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Overcoming obstacles: A first sergeant’s struggle to seek help

  • Published
  • By Staff Sgt. Cierra Presentado
  • 459th Air Refueling Wing Public Affairs

JOINT BASE ANDREWS, Md. — “I felt alone. I cared about nothing, withdrew from all, convincing myself nobody wanted me around and that I was just in the way. Maybe everyone would be better off without me. I was in pain.”

Senior Master Sgt. Michael Tesoriero had many negative thoughts running through his mind as he walked the aisles of a craft store on Veterans Day last year. It wasn’t until he felt his hands and wrists hurting that he realized he had both hands interlocked and was pulling so hard he started crying. He rushed out of the store to face what would be one of the hardest days of his life.

“Was it my deployments so close together, which I put my heart and soul into my squadrons, my girlfriend breaking up with me when I told her I was deploying, or a combination of it all?” he said. “My biggest fear from my last deployment was not an enemy, but coming home; I had no place to go and nobody to go to. Next were the thoughts that maybe everyone would be better off without me. I was in pain.”

Throughout his 31-year career in the Air Force Reserve, Tesoriero, was the go to guy for all Airmen. As a first sergeant. his passion was to help his people at his home base as well as in deployed locations, even if it meant neglecting his own needs at times. He always made sure to make his Airmen’s life as good as possible. What he was not expecting was for his life to take a downward spiral into depression where he would contemplate the value of his life.

“For months I didn’t feel like myself, I felt lost and I wasn’t thinking clearly,” he said. “I would force myself to go be with people, but in the back of my mind, I felt that they didn’t really want me there. I distanced myself from everyone, and felt no desire to be anywhere except home alone. I began to realize I was having some major issues. It took a lot for me to realize that maybe I do need help.”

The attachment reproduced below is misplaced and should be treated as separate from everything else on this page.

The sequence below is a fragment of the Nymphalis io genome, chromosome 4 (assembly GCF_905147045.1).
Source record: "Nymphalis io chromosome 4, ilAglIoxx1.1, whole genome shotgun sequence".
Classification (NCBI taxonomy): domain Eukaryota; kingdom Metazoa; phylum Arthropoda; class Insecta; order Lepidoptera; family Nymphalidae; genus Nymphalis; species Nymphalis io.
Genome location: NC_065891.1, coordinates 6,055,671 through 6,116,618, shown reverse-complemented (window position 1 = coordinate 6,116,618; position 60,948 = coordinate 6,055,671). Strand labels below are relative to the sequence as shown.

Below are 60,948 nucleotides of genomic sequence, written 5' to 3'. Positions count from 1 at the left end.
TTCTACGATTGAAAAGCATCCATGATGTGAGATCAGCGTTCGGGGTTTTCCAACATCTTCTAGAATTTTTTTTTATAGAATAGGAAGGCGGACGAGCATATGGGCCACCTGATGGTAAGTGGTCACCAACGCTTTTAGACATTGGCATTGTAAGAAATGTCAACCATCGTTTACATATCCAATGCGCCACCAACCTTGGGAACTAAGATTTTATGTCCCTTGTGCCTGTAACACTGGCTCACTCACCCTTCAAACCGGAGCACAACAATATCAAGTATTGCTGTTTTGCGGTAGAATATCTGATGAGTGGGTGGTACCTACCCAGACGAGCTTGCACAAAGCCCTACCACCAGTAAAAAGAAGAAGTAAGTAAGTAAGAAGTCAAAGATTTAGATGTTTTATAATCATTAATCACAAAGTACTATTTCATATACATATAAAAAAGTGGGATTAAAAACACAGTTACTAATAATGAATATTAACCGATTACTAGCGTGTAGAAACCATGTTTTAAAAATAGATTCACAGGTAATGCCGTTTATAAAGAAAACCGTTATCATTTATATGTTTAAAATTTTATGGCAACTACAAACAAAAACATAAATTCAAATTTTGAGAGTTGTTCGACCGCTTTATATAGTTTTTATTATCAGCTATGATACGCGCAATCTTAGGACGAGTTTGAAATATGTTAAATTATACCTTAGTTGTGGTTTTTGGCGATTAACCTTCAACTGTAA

When he realized he was having major issues that he could not handle on his own, he finally accepted three things: call the command chief and offer his diamond, he can’t fight his depression alone, and that he needed to reach out and get help.

“I was advised to call Military One Source to get counseling,” he said. “They are helping me, and I am now seeing things in a different way. I am taking care of myself again and moving in the right direction. I still have my diamond, and will try to help others who are also going through the same things.”

Tesoriero is one of many Airmen who go through depression. Last year the Air Force lost 136 members to suicide. Tesoriero wants Airmen to know that it is ok to reach out for help.

“There’s a stigma and I’ve known about it for years,” he said. “I know plenty of people that have PTSD and depression but no one wants to say it, everyone is scared.  I want people to know the help is there. Don’t go through it alone. Don’t suffer in silence. Reach out.”

Whether is it your peer, supervisor, first sergeant or commander, it is important to seek help.

“It took a lot of courage for SMSgt Tesoriero to seek help,” said Chief Master Sgt. Jose Velez, 459th Air Refueling Wing Command Chief. “When we spoke recently about him sharing his story on our 459 ARW Facebook page. He said ‘If I can help other Airmen who are hurting, understand they are not alone, I need to share my story’. SMSgt Tesoriero is not only a great first sergeant but an amazing human being. I have total confidence that he will continue to help our Airmen be the best they can be.”  

If you or someone you know is struggling, the National Suicide Prevention Line is 1-800-273-8255. Additionally, Military One Source can be reached at 1-800-342-9647.